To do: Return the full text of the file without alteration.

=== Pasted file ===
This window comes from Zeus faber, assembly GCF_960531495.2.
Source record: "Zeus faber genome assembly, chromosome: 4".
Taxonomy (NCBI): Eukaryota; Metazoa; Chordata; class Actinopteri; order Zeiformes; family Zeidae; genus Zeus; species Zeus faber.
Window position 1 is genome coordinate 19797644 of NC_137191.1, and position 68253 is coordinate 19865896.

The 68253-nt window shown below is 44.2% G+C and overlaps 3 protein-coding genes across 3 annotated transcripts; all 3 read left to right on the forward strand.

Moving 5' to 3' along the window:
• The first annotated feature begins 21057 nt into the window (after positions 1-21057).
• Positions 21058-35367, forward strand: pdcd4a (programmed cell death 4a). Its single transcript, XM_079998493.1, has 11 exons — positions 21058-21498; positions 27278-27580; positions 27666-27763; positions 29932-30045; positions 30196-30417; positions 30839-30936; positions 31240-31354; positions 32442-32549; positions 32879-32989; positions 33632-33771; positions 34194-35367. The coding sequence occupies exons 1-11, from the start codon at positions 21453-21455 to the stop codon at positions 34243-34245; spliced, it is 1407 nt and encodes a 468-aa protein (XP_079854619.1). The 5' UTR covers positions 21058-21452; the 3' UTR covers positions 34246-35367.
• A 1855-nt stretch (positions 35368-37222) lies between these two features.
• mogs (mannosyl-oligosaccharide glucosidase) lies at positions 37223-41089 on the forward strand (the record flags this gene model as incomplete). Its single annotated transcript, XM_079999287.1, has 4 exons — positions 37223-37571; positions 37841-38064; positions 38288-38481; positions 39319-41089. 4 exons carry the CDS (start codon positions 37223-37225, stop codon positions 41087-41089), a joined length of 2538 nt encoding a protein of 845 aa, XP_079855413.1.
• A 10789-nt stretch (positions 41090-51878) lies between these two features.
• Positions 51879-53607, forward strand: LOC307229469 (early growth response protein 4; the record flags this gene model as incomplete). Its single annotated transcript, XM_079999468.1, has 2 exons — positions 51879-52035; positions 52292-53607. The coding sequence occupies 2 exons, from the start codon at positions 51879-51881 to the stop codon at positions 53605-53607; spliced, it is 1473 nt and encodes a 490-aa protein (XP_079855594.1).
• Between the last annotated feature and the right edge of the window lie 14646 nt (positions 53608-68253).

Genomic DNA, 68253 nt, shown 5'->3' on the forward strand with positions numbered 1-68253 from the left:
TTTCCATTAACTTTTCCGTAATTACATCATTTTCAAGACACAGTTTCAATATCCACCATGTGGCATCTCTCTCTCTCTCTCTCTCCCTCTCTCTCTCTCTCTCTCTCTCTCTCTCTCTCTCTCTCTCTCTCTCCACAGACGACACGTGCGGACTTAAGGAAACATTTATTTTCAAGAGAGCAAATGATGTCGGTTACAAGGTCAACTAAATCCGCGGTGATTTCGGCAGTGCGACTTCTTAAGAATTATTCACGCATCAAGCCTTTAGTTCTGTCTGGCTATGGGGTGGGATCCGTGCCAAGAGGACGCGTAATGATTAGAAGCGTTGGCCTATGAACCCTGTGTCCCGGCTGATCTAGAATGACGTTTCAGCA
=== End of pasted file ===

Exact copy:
This window comes from Zeus faber, assembly GCF_960531495.2.
Source record: "Zeus faber genome assembly, chromosome: 4".
Taxonomy (NCBI): Eukaryota; Metazoa; Chordata; class Actinopteri; order Zeiformes; family Zeidae; genus Zeus; species Zeus faber.
Window position 1 is genome coordinate 19797644 of NC_137191.1, and position 68253 is coordinate 19865896.

The 68253-nt window shown below is 44.2% G+C and overlaps 3 protein-coding genes across 3 annotated transcripts; all 3 read left to right on the forward strand.

Moving 5' to 3' along the window:
• The first annotated feature begins 21057 nt into the window (after positions 1-21057).
• Positions 21058-35367, forward strand: pdcd4a (programmed cell death 4a). Its single transcript, XM_079998493.1, has 11 exons — positions 21058-21498; positions 27278-27580; positions 27666-27763; positions 29932-30045; positions 30196-30417; positions 30839-30936; positions 31240-31354; positions 32442-32549; positions 32879-32989; positions 33632-33771; positions 34194-35367. The coding sequence occupies exons 1-11, from the start codon at positions 21453-21455 to the stop codon at positions 34243-34245; spliced, it is 1407 nt and encodes a 468-aa protein (XP_079854619.1). The 5' UTR covers positions 21058-21452; the 3' UTR covers positions 34246-35367.
• A 1855-nt stretch (positions 35368-37222) lies between these two features.
• mogs (mannosyl-oligosaccharide glucosidase) lies at positions 37223-41089 on the forward strand (the record flags this gene model as incomplete). Its single annotated transcript, XM_079999287.1, has 4 exons — positions 37223-37571; positions 37841-38064; positions 38288-38481; positions 39319-41089. 4 exons carry the CDS (start codon positions 37223-37225, stop codon positions 41087-41089), a joined length of 2538 nt encoding a protein of 845 aa, XP_079855413.1.
• A 10789-nt stretch (positions 41090-51878) lies between these two features.
• Positions 51879-53607, forward strand: LOC307229469 (early growth response protein 4; the record flags this gene model as incomplete). Its single annotated transcript, XM_079999468.1, has 2 exons — positions 51879-52035; positions 52292-53607. The coding sequence occupies 2 exons, from the start codon at positions 51879-51881 to the stop codon at positions 53605-53607; spliced, it is 1473 nt and encodes a 490-aa protein (XP_079855594.1).
• Between the last annotated feature and the right edge of the window lie 14646 nt (positions 53608-68253).

Genomic DNA, 68253 nt, shown 5'->3' on the forward strand with positions numbered 1-68253 from the left:
TTTCCATTAACTTTTCCGTAATTACATCATTTTCAAGACACAGTTTCAATATCCACCATGTGGCATCTCTCTCTCTCTCTCTCTCCCTCTCTCTCTCTCTCTCTCTCTCTCTCTCTCTCTCTCTCTCTCTCTCCACAGACGACACGTGCGGACTTAAGGAAACATTTATTTTCAAGAGAGCAAATGATGTCGGTTACAAGGTCAACTAAATCCGCGGTGATTTCGGCAGTGCGACTTCTTAAGAATTATTCACGCATCAAGCCTTTAGTTCTGTCTGGCTATGGGGTGGGATCCGTGCCAAGAGGACGCGTAATGATTAGAAGCGTTGGCCTATGAACCCTGTGTCCCGGCTGATCTAGAATGACGTTTCAGCA